Star Yong Kwang B.B.Q. Seafood: Blk 127 Bukit Merah Lane 1, Alexandra Village Food Centre, #01-230, Singapore 150127

Chomp Chomp Hai Wei Yuan Seafood Barbecue: 20 Kensington Park Road, Chomp Chomp, Singapore 557269

B.B.Q. Seafood: 3 Yung Sheng Road, Taman Jurong Market & Food Centre, #03-178, Singapore 618499 (closed on alt. Thur)

14. Chwee Kueh

Singapore and Johor have another kind of breakfast, with most sesame stalls open in the morning and closed at lunchtime. Rice flour and water are mixed together to form the rice cake, then put into little saucers and steamed to produce the typical bowl-like Chwee Kueh shape. At the top are chai poh and chili peppers. Chwee Kueh is a dying industry that the younger generation does not want to continue to engage in, so try it before it disappears forever.

Best stalls:

Ghim Moh Chwee Kueh: 20 Ghim Moh Road #01-31, Ghim Moh Market and Food Centre, Singapore 270020

Bedok Chwee Kueh: Blk 207 New Upper Changi Road #01-53, Singapore 460207

Jian Bo Shui Kueh: 30 Seng Poh Road, #02-05, Tiong Bahru Market and Food Centre, Singapore 168898

15. Biryani

Biryani is a mixed rice dish of Indian Muslim influence made using distinctive long grain rice, usually Basmati rice. A little bit of saffron is added to give the dish its distinct colour. Meats like chicken, mutton, beef or fish is often included. The flavor of the spice is also very heavy, such as cinnamon, clove, bean and bay leaves. The rice grains are usually very dry, and can be matched with the curry or the sour sauce.

Best stalls:

Bismillah Biryani Restaurant: 50 Dunlop Street, Singapore 209379

Taj Authentic Indian Cuisine: 214 South Bridge Road, Singapore 058763 (closed on Sun)

Ali Nachia Briyani Dam: 5 Tanjong Pagar Plaza, #02-04, Singapore 081005 (closed on Sun)

Koothurar: Block 17, Beach Road, Singapore 190017 (closed on alt Tues)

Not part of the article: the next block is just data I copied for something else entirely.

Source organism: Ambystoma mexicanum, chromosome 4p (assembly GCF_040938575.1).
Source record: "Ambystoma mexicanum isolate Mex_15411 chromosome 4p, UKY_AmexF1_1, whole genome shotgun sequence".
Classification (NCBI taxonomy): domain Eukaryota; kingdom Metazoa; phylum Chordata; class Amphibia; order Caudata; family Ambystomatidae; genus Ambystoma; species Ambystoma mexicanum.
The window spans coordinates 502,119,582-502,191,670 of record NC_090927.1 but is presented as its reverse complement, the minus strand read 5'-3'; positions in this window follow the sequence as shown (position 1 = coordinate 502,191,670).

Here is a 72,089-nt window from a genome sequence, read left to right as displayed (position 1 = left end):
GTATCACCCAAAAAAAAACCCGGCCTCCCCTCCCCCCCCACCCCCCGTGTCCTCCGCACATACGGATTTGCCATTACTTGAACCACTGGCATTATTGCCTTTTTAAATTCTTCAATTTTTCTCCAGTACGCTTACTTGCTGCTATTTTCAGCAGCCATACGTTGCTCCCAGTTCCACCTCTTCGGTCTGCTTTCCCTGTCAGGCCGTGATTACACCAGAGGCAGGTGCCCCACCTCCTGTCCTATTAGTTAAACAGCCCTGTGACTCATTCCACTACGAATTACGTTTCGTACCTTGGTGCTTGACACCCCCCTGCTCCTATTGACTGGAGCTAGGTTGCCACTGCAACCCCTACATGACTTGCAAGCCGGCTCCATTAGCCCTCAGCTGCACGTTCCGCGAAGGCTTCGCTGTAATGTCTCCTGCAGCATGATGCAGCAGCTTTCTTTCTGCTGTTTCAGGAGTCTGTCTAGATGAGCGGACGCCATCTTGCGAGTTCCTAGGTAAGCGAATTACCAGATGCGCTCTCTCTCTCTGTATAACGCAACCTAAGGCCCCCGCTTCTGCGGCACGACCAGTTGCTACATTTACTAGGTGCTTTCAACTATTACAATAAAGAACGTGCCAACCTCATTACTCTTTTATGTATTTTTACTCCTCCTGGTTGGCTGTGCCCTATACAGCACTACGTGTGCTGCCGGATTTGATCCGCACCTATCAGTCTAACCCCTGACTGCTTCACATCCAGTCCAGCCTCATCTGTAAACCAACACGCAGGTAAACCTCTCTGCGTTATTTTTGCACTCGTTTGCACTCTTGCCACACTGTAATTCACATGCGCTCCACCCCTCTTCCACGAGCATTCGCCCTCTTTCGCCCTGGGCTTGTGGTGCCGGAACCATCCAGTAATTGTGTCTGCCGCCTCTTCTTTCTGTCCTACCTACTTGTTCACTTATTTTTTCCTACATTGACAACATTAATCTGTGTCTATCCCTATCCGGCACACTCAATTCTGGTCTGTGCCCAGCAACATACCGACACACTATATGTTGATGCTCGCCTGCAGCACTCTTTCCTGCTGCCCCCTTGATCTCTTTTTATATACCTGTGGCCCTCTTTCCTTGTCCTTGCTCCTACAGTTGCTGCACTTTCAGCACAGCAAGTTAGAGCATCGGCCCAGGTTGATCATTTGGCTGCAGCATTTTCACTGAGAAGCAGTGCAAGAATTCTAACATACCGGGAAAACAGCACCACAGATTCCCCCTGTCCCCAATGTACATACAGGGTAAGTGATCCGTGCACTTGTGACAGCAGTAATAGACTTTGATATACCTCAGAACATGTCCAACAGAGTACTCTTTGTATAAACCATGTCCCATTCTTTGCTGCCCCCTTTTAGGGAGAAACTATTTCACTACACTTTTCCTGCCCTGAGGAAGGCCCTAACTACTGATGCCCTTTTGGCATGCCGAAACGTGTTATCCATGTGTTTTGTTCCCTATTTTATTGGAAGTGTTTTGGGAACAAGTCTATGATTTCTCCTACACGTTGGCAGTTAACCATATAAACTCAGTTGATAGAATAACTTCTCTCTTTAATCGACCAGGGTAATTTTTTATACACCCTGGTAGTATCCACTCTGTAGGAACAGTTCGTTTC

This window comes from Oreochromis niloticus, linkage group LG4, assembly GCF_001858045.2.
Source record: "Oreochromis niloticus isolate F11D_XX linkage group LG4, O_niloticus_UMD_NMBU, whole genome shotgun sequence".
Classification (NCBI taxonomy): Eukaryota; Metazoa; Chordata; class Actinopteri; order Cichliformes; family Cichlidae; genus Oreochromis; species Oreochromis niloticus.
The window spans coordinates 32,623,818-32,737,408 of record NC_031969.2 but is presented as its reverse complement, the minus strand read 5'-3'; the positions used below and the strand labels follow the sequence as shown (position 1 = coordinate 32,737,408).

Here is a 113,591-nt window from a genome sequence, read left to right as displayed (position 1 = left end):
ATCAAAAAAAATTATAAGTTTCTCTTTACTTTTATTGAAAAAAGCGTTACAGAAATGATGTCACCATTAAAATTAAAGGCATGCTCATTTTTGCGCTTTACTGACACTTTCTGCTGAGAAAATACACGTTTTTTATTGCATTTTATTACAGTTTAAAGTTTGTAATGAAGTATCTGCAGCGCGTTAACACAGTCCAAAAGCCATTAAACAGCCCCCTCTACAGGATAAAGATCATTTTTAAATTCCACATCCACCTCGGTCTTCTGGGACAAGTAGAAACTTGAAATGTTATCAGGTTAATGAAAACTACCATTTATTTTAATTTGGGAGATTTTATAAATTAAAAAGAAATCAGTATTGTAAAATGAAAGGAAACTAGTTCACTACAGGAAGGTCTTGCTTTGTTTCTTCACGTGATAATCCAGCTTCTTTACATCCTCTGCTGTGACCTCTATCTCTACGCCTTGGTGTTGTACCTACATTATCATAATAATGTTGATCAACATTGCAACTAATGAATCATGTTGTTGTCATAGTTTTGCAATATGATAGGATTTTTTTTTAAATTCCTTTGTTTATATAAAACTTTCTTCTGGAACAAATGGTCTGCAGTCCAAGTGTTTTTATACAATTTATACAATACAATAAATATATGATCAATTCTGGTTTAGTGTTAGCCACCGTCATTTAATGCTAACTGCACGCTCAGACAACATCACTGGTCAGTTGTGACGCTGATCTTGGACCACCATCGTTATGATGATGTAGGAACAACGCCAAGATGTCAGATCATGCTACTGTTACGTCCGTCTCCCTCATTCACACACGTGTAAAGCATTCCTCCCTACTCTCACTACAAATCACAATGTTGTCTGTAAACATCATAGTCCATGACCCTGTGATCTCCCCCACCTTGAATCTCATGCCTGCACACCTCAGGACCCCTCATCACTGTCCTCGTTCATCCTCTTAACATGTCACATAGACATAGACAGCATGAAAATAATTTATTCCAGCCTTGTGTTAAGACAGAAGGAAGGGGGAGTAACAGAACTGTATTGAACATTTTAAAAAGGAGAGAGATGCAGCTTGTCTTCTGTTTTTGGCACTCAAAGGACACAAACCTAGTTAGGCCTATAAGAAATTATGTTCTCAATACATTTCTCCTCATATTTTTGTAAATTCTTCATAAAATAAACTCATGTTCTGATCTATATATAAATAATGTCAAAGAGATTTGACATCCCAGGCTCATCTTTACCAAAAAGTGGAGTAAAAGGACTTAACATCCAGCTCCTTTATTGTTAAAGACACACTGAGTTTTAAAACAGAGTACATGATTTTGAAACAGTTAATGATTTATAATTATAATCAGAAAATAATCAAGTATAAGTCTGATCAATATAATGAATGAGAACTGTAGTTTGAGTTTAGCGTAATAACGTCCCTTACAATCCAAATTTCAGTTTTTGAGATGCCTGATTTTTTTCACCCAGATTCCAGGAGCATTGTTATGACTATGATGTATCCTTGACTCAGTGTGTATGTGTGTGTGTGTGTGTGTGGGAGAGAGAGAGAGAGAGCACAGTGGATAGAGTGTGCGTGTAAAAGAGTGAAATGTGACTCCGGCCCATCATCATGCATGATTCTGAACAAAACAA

How to go to Singapore from Malaysia

1. Private Taxi Service

Suitable for family or groups is to hire a private taxi. This is the most preferred and popular choices among the rest of transport since the travelling time will be most convenient as compare to others transportation especially if you have young children on board. You can save the most time from your location to Singapore and that of course must depend on both immigration clearance and traffic condition.

Due to high demand, The Rickshaw Run (Main website link) is now providing this transportation services from your location to Singapore too.

How?

–              Simple and easy to make a reservation through online in just few click.

–              We will pick you up at your selected location.

–              With us you can enjoy sit in the car and across border without alight your luggage.

–              Affordable price with 5 stars services experience.

–              Friendly driver with simple English speaking.

2. By bus

Taking bus is also a convenient choice to go to Singapore. However, the defects and weaknesses of this mode of transport still cannot be improved. It frustrates many travellers and makes the journey tiring and unpleasant.

Depart from Johor Bahru’s Larkin Bus Terminal:

Causeway Link

Bus schedule:

https://businterchange.net/johorbus/routes/routeinfo.php?service=CWL